FEATURE STORY June 21, 2017

World Bank and MPs join efforts to jump-start growth in Central African Republic

World Bank and MPs join efforts to jump-start growth in Central African Republic

MPs receive their Certificates after completion of the program

World Bank Group


The Central African Republic has long been depicted as a textbook case of a fragile and conflict-affected state. Landlocked and surrounded by unstable neighbors, CAR has been mired in sectarian violence for decades. And despite being endowed with a wealth of resources - ranging from diamonds, gold to oil and uranium -, the country suffers from a 75% poverty rate, leaving little incentive for youth to defect the ranks of local militias.

To help change this narrative, a new portrait of the country is being painted by local politicians, civil society and the development community, one that moves beyond the focus on humanitarian aid and security, and puts investment in productive sectors front and center.

It is in that spirit that the World Bank CMU and ECRGE recently organized a two-day workshop for MPs hosted at the National Assembly, aimed at strengthening parliamentary engagement in a country long considered “a basket case.”

In attendance were 55 MP, a third of the Parliament - including the President of the National Assembly Abdoul Karim Meckassoua and the Chair of the Finance Committee Martin Ziguélé - a testament to the strong commitment of Parliament to deepen its dialogue with the World Bank and its eagerness to build institutional capacity.


"We are extremely grateful to the World Bank for this important engagement with elected representatives of our very fragile country. Without you working hand in hand with us to fight extreme poverty, peace will never be back"
Karim Meckassoua
President of the National Assembly

World Bank and MPs join efforts to jump-start growth in Central African Republic

Speaker of the National Assembly and WB Country Manager Jean-Christophe Carret

World Bank Group


The World Bank Group is more committed than ever to involve MPs in the development process of their own country,” said Jean Christophe Carret, the World Bank Country Manager who recently moved to Laos. “As elected representatives, MPs provide us a vital and direct link with those we aim to serve in CAR. Through their regular interactions with citizens, they can provide us with the informed feedback and invaluable insights to better tailor our programs to the needs of the local population.

Parliamentary input is all the more critical with the recent uptake in World Bank operations in the country. In the past two years, the Bank has stepped up its engagement in the country tenfold, committing a total of 500 million USD. In a recent interview in the Economist, Jean Christophe Carret explained: “The CAR is a test case. Fragile states are the new frontier of development.” As public officials, parliamentarians stand as partners of choice in that endeavor.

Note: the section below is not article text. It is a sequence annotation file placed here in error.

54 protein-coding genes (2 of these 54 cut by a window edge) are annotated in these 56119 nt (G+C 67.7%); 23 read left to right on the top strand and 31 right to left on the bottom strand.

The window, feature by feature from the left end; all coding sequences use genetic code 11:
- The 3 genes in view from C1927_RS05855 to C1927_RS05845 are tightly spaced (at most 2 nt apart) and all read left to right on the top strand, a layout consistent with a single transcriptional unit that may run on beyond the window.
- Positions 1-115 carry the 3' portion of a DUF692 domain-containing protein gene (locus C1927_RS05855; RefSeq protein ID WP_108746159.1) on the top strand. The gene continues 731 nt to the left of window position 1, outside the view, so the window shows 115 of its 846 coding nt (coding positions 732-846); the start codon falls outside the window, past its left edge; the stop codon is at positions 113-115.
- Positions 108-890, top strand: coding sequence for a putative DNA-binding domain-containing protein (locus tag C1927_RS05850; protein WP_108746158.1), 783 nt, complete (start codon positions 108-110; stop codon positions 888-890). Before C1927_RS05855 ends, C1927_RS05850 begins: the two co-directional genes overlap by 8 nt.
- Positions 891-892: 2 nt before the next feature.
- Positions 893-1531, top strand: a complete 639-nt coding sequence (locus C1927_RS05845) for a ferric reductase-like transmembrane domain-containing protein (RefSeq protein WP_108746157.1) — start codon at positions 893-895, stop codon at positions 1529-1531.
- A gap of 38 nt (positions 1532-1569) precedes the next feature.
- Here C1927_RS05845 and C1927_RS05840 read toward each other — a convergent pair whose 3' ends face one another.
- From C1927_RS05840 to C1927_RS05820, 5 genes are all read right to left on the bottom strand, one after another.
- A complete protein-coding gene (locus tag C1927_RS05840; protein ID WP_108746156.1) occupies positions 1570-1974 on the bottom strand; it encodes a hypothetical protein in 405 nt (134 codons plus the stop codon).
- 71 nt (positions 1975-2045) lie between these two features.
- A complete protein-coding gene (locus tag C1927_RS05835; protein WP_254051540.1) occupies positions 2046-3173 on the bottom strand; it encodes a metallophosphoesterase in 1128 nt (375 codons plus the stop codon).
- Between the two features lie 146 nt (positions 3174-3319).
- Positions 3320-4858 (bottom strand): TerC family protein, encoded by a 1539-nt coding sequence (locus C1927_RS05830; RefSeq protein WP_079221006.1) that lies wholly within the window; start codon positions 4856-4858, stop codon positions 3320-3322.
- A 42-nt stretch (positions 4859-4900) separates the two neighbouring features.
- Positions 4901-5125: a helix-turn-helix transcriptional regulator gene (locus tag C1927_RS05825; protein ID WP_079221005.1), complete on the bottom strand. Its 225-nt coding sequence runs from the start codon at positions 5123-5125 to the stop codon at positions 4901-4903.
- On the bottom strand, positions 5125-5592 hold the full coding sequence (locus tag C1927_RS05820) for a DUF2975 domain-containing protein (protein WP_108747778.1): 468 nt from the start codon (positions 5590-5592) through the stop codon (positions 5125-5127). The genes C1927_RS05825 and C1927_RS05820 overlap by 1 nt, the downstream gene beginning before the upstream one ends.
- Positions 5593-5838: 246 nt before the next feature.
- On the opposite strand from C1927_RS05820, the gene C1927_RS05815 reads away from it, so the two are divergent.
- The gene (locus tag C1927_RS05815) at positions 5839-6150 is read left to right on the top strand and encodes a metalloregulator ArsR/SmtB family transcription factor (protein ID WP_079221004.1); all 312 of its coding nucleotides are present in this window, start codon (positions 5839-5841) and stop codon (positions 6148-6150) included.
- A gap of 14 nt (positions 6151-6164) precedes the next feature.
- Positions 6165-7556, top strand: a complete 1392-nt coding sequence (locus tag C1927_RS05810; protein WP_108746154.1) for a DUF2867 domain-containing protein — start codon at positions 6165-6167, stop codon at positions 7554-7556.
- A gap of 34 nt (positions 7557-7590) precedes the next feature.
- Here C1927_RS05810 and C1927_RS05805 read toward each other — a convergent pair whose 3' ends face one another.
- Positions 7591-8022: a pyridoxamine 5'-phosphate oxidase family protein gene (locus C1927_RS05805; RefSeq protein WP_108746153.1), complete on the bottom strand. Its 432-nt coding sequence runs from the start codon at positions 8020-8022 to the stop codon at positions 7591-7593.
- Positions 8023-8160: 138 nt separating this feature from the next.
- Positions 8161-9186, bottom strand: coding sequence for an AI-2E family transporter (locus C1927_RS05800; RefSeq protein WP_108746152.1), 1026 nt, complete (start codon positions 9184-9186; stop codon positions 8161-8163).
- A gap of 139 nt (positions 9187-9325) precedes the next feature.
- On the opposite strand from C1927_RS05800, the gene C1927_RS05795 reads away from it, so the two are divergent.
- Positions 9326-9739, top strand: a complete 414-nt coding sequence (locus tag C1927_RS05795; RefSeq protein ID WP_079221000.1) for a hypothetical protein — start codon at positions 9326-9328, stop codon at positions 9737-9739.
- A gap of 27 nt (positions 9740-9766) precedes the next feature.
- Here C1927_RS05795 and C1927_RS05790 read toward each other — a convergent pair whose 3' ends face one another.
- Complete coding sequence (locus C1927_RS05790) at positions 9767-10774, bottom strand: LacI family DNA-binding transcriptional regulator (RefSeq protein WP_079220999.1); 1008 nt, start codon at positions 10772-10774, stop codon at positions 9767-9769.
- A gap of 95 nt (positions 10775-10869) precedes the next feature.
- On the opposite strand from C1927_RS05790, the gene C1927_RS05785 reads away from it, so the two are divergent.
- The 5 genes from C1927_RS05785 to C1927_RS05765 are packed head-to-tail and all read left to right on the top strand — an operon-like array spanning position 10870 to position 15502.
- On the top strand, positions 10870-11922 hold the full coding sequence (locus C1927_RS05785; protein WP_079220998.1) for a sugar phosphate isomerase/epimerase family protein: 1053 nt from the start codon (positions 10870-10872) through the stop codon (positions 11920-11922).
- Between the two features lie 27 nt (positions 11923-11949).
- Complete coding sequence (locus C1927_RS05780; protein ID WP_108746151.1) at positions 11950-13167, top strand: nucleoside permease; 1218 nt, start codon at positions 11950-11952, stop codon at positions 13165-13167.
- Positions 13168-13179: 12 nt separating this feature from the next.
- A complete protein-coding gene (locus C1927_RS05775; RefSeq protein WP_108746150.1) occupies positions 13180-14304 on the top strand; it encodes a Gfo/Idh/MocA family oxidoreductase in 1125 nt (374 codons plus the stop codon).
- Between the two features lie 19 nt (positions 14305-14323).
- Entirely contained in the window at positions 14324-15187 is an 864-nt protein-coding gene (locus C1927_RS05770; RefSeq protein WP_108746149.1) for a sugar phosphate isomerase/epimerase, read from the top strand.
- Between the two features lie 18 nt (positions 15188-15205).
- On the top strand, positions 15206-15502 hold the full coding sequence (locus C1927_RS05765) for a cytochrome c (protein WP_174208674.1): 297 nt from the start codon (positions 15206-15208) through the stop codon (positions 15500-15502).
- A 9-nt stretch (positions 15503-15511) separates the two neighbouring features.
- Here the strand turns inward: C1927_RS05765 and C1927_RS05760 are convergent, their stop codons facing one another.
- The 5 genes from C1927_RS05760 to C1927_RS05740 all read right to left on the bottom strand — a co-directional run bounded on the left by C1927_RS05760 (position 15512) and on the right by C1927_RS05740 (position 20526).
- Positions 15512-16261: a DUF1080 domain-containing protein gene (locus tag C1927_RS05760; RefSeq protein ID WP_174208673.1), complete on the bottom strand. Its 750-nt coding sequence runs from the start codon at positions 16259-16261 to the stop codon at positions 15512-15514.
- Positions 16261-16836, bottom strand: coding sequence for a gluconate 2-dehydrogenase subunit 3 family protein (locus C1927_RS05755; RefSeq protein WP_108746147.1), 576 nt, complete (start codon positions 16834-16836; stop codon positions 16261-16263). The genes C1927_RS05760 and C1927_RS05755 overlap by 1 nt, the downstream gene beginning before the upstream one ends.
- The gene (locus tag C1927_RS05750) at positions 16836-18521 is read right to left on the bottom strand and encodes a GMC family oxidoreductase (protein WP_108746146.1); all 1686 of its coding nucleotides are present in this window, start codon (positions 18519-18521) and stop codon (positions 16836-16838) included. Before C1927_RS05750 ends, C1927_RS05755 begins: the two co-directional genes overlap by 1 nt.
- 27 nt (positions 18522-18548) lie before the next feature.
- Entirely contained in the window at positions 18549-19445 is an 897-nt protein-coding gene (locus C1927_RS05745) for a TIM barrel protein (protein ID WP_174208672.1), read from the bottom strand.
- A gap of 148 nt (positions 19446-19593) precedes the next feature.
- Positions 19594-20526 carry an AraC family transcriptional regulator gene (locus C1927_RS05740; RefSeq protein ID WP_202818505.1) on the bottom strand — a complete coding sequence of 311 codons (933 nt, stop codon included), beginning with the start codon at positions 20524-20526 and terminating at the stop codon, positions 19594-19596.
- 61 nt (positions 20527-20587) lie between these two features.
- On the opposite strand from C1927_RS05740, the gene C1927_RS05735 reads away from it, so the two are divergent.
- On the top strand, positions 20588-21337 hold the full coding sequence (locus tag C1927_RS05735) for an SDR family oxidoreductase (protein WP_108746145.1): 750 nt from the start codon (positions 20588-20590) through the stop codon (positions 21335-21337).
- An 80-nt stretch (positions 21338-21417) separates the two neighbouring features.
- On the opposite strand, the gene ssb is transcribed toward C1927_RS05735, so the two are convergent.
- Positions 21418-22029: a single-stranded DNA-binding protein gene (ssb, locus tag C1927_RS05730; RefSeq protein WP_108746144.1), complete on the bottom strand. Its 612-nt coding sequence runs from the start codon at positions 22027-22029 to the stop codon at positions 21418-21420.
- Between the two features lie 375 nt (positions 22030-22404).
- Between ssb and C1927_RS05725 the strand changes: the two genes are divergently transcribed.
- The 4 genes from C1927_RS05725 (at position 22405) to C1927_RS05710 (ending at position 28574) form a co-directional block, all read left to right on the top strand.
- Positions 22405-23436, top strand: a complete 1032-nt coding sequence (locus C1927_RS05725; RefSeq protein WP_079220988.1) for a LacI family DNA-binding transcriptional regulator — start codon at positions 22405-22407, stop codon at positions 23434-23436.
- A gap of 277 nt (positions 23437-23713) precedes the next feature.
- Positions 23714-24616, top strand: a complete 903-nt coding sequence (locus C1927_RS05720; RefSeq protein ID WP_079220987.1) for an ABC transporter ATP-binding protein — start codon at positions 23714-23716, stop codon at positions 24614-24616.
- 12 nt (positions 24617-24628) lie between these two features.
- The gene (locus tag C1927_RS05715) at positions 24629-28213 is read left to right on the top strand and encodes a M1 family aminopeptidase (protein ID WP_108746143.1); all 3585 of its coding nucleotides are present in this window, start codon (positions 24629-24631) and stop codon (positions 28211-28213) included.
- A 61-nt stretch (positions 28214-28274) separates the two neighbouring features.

The workshop featured specialized sessions on the World Bank citizen and stakeholder engagement strategy; the role of parliamentarians in ensuring good governance of natural resources; and public financial management, making MPs better equipped to carry out their oversight functions and actively contribute to the policy dialogue on their country’s development.
 


The Second Secretary of the Parliament Kingo stated “it’s not development that builds the road, it is the road that builds development”, echoing the need for sustainable development in productive sectors, youth employment, agriculture, and electrification. Doing so will also require better governance of natural resources in a country that has often been “a victim of its own wealth” in the words of MP Ziguélé. “Every time we mismanage natural resources, we condemn the future of the present and next generations,” he deplored.

As a follow-up to this workshop, MPs proposed the creation of a parliamentary economic committee and mission to provide feedback on World Bank projects. In doing so, MPs hope to increase their constituent’s understanding and local ownership of World Bank projects. MPs also committed to create a national chapter of the Parliamentary Network on the World Bank and IMF which will be headed by a woman MP – Hon. Gina Michele Sanze – in the coming month.

The World Bank and Parliament will also collaborate to host an international parliamentary delegation in CAR, to encourage exchange of experiences. And most of all, to raise awareness of donor countries on the urgent need to invest in fragile countries.

If you wish to replicate a similar program in your country, feel free to reach out to the Parliamentary engagement lead, Naye Bathily, nbathily@worldbankgroup.org

 


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